Posted by Edelweiss Patterns on November 17, 2012
This week I have a real treat to share with you! While recently wearing a new 1940s dress of mine to church, a dear lady who grew up in the ’40s began telling me all about her clothing from back then, and what life was like as a teenager during World War II. Shortly thereafter she brought over a whole stash of high school and college yearbooks, photographs, mementoes, and war letters that she had saved all these years – I thought I’d gone to heaven! Well anyhow, this sweet lady named Betty graciously allowed me to scan many of the images contained therein, so I wanted to pass them along to my readers! Betty also wrote down the most fascinating wartime history I’d ever heard. This article below is my tribute to all the men and women of the 1940s who sacrificed so much so that America as they knew it could go on.
The year was 1944. It was a balmy evening at the Hotel del Coronado, and for just one night the graduating class of San Diego’s Herbert Hoover High School were setting aside the war-time worries to celebrate their festivities. In a display of pomp unfamiliar to recent years, a jubilant crowd of youngsters sporting newly-purchased formal wear dined on sumptuous dishes and tapped about the dance floor to strains of “Don’t Sit Under the Apple Tree”.
All too soon the realities of rationing, Army drafts, and political uncertainty would come back to face them. But for this evening they would try their best to forget the gloomy realities of teenaged life as they knew it. If only for a few hours, the one hundred young graduates whirled their cares away while dancing to the lighthearted melodies made famous during WWII.
Betty Handley was the girl on the far left of this photo. In the center was her best friend.
Seventeen-year-old Betty Handley (the girl in the left of this picture), was most excited to be attending the senior prom that evening! Although her favorite soldier (and future husband) was out of the country, she was still looking forward to this milestone which symbolized the end of her school years. So that night it was with great anticipation that Betty curled her hair, applied her makeup, and got all decked out in her pastel pink lacy gown! This brand new dress had a lovely peplum below the waist, sweetheart neckline, and short puffed sleeves. She looked adorable! And her best friend (the girl in the center of the photograph) wore a dress which was the same color – light pink. That evening, could Betty ever have guessed that within two short years her fiancee would be home from the war to claim his bride, and her best friend would re-wear this exact pink gown to be the maid of honor in her wedding?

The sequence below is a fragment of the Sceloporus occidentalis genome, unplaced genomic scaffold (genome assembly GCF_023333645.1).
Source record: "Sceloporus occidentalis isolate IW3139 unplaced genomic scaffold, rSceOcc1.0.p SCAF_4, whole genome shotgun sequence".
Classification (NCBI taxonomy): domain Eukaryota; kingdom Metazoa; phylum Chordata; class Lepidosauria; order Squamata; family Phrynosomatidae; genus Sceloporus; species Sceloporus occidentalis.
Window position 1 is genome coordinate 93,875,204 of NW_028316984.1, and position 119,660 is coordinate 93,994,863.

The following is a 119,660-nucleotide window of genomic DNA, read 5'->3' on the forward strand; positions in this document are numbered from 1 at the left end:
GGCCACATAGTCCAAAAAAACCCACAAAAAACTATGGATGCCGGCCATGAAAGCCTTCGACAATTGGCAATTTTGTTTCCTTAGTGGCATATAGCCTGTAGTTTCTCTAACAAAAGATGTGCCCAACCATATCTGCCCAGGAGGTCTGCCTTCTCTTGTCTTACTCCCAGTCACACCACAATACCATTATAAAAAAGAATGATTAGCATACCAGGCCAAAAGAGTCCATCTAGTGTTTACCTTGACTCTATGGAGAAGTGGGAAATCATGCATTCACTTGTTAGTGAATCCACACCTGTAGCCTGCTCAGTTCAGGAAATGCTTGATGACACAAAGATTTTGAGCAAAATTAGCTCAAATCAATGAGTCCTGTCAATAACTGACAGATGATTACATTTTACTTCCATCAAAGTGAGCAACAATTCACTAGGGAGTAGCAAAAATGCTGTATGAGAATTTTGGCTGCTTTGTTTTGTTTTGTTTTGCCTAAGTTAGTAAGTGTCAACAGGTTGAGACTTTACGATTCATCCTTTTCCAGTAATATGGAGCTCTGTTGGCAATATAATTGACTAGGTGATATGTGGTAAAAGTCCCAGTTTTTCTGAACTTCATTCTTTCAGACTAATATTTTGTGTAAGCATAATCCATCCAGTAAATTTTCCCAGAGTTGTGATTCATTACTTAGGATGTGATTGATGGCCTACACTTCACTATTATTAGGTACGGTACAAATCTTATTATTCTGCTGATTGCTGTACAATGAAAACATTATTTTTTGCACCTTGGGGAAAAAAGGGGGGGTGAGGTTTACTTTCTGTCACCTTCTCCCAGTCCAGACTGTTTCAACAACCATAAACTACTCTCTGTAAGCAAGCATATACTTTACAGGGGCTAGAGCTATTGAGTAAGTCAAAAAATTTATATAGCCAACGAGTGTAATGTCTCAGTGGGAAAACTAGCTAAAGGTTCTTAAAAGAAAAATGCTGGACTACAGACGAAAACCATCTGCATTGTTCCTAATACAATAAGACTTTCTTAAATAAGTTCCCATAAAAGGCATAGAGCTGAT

Notice the similarites in these evening gowns worn by Betty’s classmates! All the dresses have sweetheart necklines, short puffed sleeves, and soft, flowing skirts.
WWII as a Teenager
But for now all she knew was that her father was overseas in New Caledonia, her husband-to-be was fighting in European combat, and life during her entire teenaged years had been, in a word, uncertain. Betty remembers, “I was 13 years old when Poland was invaded by Germany and World War II was declared. I remember listening to all Winston Churchill’s famous speeches on the radio, and the broadcasts by Edward R. Murrow from London during the Battle of Britain. Princess Elizabeth (now an 86-yr-old queen) was also 13 when the war began. One of my friends, who was visiting Europe at the time, narrowly escaped with her family ahead of the German invasion of The Netherlands. So World War II was very personal for me even before the U.S. was involved…….. I graduated from junior high school at the end of 1940 and entered East High School in Denver, CO in January 1941. In May 1941 my mother and stepfather moved to San Diego, CA, and I postponed entering a new high school until September 1941. In my English class was a British boy named Gerald, who had been sent to live with relatives in the U.S. to escape the bombings in Britain. On December 7, 1941 WWII entered a new phase with the Japanese bombings of Pearl Harbor. Our whole school sat in the gyms to listen to President Roosevelt issue a declaration of war on Japan. Very, very sobering.”
These three men represent only a few of the many dozens of former students from Betty’s school who were killed in combat.
Air Raid Preparations